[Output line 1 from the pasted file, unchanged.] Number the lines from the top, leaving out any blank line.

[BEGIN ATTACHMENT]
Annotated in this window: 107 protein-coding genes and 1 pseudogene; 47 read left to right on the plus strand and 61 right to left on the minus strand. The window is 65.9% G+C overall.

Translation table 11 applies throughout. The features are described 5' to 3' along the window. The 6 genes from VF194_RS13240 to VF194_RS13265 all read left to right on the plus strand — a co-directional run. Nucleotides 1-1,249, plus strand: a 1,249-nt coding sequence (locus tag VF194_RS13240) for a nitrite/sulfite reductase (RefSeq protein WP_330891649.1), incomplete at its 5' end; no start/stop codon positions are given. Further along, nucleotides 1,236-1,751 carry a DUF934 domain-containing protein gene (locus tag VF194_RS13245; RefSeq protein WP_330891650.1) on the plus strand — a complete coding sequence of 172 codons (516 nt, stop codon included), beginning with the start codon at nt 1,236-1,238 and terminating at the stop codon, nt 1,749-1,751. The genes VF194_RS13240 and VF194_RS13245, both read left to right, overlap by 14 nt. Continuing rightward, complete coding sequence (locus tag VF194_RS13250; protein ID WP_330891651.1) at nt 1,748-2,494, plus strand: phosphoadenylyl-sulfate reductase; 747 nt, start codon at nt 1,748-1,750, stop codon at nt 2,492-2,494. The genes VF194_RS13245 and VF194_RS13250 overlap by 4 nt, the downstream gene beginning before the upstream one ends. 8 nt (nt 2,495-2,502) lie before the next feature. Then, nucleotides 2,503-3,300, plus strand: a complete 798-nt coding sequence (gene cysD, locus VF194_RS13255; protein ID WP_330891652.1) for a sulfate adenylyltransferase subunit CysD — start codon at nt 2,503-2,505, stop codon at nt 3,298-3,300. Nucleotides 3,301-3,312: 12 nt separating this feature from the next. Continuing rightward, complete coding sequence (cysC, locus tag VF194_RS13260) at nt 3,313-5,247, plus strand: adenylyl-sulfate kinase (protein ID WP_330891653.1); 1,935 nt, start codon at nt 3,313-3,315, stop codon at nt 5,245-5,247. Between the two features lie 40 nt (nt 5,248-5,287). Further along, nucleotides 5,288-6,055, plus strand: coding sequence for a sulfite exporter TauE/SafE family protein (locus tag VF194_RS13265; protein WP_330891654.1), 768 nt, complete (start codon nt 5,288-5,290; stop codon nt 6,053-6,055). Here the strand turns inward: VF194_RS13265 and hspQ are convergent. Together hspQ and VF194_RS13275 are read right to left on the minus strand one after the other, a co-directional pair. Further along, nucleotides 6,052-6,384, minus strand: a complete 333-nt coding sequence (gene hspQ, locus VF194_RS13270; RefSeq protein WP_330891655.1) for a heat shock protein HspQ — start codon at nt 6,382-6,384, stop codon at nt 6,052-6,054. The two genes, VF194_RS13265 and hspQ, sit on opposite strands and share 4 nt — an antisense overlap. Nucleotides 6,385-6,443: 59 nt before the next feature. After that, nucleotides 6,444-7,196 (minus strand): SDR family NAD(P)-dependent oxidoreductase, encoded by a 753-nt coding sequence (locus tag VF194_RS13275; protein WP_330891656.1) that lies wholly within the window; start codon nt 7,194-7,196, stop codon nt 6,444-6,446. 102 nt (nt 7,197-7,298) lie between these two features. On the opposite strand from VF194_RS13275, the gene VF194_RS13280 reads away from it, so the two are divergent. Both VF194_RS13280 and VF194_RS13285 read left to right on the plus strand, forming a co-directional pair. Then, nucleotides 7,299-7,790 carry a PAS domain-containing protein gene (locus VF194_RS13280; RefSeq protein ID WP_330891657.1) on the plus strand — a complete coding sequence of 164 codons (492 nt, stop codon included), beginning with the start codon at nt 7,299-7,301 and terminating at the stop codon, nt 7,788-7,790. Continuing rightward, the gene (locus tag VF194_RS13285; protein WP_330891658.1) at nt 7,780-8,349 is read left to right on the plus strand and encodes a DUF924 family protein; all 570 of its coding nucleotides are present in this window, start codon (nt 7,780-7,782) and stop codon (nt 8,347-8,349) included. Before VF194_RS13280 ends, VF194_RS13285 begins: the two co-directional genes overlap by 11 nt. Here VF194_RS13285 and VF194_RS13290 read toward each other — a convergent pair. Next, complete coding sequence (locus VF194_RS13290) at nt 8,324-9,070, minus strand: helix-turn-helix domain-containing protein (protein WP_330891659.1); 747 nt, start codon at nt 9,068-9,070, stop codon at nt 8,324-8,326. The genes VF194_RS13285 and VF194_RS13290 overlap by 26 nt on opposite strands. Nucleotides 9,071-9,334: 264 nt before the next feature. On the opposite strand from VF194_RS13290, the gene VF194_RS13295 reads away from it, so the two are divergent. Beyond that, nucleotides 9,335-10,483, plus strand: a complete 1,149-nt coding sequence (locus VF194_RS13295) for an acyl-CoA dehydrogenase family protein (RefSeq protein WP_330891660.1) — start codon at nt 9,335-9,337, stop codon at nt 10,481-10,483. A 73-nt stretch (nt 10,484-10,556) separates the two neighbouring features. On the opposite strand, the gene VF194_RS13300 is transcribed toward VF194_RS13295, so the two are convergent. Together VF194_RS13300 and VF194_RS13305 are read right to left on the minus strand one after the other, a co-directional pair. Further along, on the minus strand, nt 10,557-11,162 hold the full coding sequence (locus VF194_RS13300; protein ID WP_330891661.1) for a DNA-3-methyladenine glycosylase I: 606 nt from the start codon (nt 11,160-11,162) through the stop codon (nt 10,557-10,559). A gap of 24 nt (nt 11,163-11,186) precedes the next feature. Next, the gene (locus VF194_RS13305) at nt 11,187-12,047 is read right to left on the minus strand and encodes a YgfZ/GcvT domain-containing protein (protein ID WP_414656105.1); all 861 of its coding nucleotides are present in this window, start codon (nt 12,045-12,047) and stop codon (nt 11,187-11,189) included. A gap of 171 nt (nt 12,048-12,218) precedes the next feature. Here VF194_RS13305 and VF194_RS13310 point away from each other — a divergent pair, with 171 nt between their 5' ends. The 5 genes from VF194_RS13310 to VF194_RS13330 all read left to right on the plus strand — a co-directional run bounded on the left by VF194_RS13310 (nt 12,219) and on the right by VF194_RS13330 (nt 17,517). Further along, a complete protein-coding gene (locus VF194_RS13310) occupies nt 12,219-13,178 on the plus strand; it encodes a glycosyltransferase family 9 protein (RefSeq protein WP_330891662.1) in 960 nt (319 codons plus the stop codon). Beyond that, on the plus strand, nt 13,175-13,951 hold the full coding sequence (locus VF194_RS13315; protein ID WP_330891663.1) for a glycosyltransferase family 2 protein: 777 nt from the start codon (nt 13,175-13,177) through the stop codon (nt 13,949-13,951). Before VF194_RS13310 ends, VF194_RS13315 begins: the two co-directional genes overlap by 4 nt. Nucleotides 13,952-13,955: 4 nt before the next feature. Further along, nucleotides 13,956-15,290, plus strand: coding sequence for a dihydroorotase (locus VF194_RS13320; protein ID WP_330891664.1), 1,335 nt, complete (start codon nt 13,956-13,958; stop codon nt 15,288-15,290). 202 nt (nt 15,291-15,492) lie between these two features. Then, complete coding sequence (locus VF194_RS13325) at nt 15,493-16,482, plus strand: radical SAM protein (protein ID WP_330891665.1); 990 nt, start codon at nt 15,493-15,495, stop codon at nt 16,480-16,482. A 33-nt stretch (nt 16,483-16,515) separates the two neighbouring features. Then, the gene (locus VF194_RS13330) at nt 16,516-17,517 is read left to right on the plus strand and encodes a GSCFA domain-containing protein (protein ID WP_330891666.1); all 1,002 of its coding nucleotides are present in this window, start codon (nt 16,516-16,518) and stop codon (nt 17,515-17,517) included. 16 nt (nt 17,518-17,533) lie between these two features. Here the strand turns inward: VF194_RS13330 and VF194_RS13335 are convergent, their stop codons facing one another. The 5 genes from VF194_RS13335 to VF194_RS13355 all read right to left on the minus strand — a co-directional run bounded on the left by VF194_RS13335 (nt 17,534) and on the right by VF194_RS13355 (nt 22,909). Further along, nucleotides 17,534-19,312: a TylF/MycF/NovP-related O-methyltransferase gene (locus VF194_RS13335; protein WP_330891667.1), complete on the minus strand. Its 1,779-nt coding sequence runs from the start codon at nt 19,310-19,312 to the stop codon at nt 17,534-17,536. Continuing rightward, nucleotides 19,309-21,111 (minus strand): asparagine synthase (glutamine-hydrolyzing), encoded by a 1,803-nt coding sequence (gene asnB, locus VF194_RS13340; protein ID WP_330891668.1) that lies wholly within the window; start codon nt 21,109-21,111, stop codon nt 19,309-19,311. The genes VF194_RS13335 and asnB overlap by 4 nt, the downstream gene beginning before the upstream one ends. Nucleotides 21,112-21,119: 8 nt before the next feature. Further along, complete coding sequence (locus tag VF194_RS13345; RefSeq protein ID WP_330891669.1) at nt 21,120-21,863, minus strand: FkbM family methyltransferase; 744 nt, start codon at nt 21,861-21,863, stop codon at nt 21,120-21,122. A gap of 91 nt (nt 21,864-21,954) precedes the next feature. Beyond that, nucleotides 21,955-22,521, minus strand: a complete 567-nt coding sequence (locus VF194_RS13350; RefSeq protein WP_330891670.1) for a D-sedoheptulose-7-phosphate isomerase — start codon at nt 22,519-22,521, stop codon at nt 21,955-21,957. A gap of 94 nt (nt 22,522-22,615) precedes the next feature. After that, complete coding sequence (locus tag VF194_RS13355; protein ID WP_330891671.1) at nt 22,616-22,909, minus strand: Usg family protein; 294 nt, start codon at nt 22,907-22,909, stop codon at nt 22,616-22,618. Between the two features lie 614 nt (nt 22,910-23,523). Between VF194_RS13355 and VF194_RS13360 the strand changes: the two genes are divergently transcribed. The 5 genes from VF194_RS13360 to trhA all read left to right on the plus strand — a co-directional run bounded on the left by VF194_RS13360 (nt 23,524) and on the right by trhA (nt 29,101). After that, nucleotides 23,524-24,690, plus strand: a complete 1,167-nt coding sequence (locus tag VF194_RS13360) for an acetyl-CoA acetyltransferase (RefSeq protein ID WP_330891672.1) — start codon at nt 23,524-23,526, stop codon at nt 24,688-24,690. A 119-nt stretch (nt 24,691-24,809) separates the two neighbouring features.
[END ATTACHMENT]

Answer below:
Annotated in this window: 107 protein-coding genes and 1 pseudogene; 47 read left to right on the plus strand and 61 right to left on the minus strand. The window is 65.9% G+C overall.